Thatcher considered banning dildos to protect ‘public decency’

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The late Baroness Thatcher considered banning sex toys when she was Prime Minster, to protect “public decency”.

Thatcher, who died last April, planned to use an anti-pornography law to ban the sex toys.

According to documents from the National Archives released today, Thatcher met at least twice with anti-obscenity campaigner Mary Whitehouse.

One memo to Thatcher from then Home Secretary Leon Brittan, he said there was a “strong case” to legislate to ban sex toys under the law.

“Some of the items in circulation are most objectionable, including some which can cause physical injury,” the note, from 1986, read.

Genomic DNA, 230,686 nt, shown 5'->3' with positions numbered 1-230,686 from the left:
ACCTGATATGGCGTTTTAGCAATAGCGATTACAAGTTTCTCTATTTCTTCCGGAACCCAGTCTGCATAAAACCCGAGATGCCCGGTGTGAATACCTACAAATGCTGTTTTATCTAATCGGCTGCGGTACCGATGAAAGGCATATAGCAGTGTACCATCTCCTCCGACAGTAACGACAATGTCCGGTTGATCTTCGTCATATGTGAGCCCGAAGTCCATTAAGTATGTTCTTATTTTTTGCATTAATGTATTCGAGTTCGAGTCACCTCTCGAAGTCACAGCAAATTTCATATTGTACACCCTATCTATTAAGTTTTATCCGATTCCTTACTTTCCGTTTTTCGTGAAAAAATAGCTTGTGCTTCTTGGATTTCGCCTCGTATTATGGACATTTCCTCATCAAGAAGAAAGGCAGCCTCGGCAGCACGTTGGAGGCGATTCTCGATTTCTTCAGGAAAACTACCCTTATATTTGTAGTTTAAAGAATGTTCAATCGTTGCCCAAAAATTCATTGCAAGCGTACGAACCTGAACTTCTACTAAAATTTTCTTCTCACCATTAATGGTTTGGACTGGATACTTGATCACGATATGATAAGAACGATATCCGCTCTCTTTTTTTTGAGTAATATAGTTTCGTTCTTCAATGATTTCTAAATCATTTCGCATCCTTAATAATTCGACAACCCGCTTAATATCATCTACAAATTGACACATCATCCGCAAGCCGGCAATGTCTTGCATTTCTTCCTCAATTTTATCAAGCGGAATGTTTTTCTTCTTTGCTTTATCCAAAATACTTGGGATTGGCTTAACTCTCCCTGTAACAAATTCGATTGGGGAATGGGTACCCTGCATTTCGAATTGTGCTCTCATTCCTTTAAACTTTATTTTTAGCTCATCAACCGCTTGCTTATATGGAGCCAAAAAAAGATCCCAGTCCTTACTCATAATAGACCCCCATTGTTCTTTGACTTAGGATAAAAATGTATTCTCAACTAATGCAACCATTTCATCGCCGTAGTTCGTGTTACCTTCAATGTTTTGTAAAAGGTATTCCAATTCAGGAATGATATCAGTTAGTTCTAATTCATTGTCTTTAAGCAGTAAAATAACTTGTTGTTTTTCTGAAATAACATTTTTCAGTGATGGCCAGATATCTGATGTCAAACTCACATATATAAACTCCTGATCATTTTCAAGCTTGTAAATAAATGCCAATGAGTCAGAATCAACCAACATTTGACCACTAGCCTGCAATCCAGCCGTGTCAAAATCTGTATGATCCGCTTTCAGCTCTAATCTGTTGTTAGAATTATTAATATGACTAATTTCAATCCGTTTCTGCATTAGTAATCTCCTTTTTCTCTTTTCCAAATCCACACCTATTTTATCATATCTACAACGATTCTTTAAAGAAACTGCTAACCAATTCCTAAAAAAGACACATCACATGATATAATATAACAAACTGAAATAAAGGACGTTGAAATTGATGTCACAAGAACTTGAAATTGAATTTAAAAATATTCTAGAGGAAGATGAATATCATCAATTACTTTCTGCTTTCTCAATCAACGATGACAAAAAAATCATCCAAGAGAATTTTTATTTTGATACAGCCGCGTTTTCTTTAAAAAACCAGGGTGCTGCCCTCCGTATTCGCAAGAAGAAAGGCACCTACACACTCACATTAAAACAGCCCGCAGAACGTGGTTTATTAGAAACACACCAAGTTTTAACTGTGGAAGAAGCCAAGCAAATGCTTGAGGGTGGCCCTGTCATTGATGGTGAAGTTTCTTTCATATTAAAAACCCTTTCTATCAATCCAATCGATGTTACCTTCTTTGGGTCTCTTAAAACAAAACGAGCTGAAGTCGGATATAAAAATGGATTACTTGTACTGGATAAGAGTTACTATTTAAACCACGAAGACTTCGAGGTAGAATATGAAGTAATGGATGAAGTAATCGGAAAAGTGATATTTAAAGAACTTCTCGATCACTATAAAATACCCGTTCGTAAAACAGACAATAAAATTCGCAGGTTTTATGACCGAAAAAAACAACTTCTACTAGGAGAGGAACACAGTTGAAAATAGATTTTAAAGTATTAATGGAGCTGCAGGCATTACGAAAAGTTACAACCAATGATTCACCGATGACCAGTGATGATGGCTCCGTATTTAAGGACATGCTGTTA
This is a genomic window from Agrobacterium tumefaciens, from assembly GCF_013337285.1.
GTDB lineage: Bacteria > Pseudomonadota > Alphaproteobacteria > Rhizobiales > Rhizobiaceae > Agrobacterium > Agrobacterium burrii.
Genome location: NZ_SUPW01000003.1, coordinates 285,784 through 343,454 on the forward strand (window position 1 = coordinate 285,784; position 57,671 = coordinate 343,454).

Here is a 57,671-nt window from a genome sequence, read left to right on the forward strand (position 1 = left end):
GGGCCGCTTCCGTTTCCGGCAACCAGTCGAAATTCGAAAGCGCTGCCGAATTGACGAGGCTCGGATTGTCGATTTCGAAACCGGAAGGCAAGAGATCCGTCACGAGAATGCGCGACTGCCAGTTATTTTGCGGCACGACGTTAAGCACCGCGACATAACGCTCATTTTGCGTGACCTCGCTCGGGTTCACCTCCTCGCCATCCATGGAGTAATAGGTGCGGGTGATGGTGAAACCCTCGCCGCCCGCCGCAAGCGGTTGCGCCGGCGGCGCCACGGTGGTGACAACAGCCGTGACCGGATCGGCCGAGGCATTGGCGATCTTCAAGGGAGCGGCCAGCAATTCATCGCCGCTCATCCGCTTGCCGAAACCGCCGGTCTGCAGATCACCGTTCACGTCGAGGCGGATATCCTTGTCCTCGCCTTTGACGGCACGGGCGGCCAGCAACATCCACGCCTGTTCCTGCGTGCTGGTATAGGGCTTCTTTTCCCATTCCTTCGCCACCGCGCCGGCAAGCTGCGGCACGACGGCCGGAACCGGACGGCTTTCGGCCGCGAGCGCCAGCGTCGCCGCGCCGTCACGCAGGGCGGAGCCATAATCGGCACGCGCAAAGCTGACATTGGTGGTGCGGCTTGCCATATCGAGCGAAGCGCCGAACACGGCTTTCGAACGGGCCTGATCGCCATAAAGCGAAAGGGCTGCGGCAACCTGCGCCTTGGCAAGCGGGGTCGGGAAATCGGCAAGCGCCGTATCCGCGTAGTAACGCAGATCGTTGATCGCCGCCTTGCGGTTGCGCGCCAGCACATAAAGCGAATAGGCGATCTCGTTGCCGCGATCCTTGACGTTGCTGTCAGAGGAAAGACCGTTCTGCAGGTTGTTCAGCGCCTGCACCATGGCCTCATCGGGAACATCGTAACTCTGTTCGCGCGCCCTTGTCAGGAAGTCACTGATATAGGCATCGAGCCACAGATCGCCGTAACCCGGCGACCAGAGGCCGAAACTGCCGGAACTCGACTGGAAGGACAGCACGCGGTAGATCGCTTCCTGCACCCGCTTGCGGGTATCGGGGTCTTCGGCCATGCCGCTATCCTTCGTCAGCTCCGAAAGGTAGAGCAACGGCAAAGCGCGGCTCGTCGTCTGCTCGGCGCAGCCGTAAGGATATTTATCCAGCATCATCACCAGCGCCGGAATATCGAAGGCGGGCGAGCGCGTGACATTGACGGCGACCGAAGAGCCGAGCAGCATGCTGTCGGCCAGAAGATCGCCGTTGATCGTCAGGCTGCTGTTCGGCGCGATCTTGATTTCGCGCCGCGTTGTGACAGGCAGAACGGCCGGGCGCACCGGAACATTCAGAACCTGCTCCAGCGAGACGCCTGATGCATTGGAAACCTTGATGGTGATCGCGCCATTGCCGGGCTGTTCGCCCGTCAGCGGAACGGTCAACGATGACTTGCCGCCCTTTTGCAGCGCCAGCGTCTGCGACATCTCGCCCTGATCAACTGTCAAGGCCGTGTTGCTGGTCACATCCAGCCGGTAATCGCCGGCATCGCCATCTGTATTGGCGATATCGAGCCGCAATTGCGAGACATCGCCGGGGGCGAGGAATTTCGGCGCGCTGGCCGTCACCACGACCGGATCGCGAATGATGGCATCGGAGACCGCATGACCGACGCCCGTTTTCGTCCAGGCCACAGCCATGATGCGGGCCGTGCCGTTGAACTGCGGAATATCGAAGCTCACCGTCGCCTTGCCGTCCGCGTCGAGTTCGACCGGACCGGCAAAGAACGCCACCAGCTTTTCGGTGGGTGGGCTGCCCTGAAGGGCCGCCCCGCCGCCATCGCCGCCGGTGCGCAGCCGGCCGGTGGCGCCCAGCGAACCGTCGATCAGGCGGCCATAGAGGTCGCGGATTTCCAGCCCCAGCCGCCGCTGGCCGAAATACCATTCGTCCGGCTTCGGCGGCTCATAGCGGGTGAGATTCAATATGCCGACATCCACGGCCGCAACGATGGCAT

“There is a strong case for bringing sex aids fully within the scope of the ‘deprave and corrupt’ test in the 1959 [Obscene Publications] Act. However, certain conceptual difficulties in extending an act designed only to deal with pornography would need to be overcome.”

The Act was used to ban Lady Chatterley’s Lover in 1960. It banned the DH Lawrence novel through defining “obscene” items as those which were “such as to tend to deprave and corrupt.”

Thatcher was one of only a handful of Tory MPs who voted to decriminalise homosexuality in the 1960s, but it was also under her government that Section 28 was introduced.